Hey, there’s a CPA in that book!!

When someone asks “Who are you?” the mind starts to spit out a list of identities. Often career identity is near the top of the list. Depending on the venue, the first identity item out of my mouth may be “CPA” (Certified Public Accountant).  There are multiple stereotypes about CPAs: bland, boring, exacting, OCD, extremely introverted, smart, socially awkward, math whizzes, etc. Some of them are true, many of them are not. If you ever try to divide the lunch check among 5 CPAs, every one of us will take out a calculator to do the math.

You will note that none of the stereotypes about CPAs involve the words sexy, exciting, or attractive.  So I love to see my profession portrayed in romance novels where the accountant is one of the protagonists.  There are two books coming out soon that I am very excited to read: Georgia Beers has written an accountant in Right Here, Right Now, due out December 1 and Fiona Riley also included one in Strike A Match, due out November 1 (both from Bold Strokes Books).

Seeing these two books pop up recently made me look back to some of my favorite books featuring CPA/accountant/financial types as the sexy, exciting, attractive protagonists. In no particular order, except that Jae gets top billing for naming her accountant Annie:

Something in the Wine, Jae: I first read it several years ago and have re-read it since then. I love how Annie slowly comes into her own. The relationship between her and Drew is a slow burn, which feels real given Annie’s personality. She is, at the start, a bit of a stereotype: introverted, shy, loves her cat more than people. By the end we see her as Drew sees her, smart, sexy, and kind.


Close to Home, Rachel Spangler: One of the best accounting parts about Close to Home is that it captures the never-ending work that is busy season.  It’s a job that is with you 24/7 for three solid months. This book is one of my favorite Rachel Spangler novels. Kelly is a beautifully done character, she goes from somewhat unlikeable ex-girlfriend in a previous novel, to well-developed, deep, relatable protagonist in Close to Home. This is one of the Darlington series so we get time with characters from previous novels, always a joy.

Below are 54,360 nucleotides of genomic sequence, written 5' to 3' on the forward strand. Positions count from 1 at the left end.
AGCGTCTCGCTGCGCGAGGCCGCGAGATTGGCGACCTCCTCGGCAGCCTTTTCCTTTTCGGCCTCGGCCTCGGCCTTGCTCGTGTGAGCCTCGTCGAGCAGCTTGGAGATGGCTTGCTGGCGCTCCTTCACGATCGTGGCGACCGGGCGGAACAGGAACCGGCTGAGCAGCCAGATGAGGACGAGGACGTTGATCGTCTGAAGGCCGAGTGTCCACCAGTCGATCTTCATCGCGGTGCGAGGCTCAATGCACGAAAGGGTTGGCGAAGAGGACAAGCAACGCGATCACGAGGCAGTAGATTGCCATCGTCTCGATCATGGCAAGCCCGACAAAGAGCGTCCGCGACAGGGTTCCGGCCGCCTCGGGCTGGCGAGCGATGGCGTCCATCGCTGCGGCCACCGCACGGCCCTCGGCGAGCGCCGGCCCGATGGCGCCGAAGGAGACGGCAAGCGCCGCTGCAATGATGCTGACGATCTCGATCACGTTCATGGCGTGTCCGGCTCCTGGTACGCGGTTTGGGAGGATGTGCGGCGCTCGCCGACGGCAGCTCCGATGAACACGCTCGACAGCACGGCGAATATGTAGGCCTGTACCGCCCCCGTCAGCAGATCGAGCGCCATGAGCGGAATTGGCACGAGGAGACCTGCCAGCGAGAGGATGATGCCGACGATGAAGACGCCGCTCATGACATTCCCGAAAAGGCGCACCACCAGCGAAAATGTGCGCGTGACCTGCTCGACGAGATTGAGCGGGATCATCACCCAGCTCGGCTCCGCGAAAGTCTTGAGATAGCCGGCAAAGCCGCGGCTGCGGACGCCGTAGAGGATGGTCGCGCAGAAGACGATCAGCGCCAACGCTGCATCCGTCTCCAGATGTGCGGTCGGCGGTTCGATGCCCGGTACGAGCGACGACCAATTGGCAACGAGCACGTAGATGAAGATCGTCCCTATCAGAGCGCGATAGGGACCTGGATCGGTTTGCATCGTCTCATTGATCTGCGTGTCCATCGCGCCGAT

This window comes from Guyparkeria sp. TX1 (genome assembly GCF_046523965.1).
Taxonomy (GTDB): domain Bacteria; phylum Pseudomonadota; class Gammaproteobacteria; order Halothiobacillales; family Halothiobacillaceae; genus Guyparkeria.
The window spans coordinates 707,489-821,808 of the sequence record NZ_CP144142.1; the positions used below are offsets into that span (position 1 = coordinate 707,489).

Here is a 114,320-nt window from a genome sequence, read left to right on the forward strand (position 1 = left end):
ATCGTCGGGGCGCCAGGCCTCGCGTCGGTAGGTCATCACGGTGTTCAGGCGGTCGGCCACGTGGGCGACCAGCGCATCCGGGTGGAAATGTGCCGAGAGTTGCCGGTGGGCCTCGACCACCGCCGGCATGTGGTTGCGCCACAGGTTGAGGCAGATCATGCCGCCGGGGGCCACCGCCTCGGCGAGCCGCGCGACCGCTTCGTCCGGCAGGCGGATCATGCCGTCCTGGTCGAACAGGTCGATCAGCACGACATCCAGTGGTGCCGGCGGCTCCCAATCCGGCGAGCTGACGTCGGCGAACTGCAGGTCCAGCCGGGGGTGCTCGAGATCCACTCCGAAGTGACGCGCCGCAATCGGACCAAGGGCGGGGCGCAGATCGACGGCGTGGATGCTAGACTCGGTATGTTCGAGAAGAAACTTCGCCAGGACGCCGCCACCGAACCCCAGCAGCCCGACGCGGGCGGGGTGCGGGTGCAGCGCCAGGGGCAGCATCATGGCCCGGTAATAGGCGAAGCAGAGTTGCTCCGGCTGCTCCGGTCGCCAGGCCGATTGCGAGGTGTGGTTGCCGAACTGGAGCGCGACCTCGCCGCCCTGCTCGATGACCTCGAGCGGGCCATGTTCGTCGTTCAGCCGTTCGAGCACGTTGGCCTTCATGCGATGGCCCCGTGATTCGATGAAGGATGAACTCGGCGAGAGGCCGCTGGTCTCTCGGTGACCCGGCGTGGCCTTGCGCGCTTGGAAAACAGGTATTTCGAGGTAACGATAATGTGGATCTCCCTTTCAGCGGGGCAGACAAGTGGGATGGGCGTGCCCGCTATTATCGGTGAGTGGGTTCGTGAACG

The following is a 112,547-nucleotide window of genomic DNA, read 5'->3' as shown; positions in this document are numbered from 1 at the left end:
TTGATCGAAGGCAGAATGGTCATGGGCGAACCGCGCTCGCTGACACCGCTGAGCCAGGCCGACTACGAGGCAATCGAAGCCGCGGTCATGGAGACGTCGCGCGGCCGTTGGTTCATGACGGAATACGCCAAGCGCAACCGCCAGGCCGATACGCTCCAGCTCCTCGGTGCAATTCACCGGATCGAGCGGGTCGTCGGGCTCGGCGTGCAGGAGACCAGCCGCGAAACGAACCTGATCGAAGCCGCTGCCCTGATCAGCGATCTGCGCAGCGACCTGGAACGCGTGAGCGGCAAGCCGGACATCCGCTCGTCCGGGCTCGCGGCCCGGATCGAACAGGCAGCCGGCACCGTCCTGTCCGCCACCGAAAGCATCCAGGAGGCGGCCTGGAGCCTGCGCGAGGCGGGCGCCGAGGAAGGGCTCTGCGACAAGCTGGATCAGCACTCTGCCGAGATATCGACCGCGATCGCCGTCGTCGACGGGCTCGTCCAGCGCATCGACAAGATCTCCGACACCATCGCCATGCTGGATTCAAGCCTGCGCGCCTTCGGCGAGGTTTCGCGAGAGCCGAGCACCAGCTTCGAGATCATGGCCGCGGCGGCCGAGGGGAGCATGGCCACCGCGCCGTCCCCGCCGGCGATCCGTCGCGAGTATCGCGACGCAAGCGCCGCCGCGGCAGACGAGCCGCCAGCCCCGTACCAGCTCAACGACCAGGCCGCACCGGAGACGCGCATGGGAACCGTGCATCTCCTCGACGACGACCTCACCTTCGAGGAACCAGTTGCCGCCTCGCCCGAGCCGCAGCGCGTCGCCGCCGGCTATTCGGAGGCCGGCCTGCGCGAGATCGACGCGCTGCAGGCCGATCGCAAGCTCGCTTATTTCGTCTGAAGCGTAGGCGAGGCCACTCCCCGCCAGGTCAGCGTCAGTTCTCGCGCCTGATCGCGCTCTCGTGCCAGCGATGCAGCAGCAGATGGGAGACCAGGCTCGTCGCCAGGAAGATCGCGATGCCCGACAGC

Like Jazz, Heather Blackmore: One of the glamourous jobs in accounting is that of fraud investigator. At least it sounds glamourous. It’s not. We see some of that in Cazz’s work as she investigates the non-profit her ex is involved with.  Heather Blackmore writes excellent financial pieces into the novel that show the truth around the accounting profession.


Above Temptation, Karin Kallmaker: Karin Kallmaker knows her financial stuff. Above Temptation is such a fun read with the twists of the fraud investigation tied up with the hearts of the two protagonists. I love the way the financial pieces are interwoven with the romance in this book.


Just Three Words, Melissa Brayden: From the first book in the series, Sam, the accountant, has been portrayed as the orderly accountant type. Even as a secondary character in the first book, however, she is a developed person and much more than the stereotypical accountant, despite her need for order. (I have to grudgingly admit, most accountants do love order.) And Sam ends up with the woman everyone wants, who doesn’t dream of that?


What about you?  Do you like seeing your profession portrayed in books? Are there those who do it especially well?


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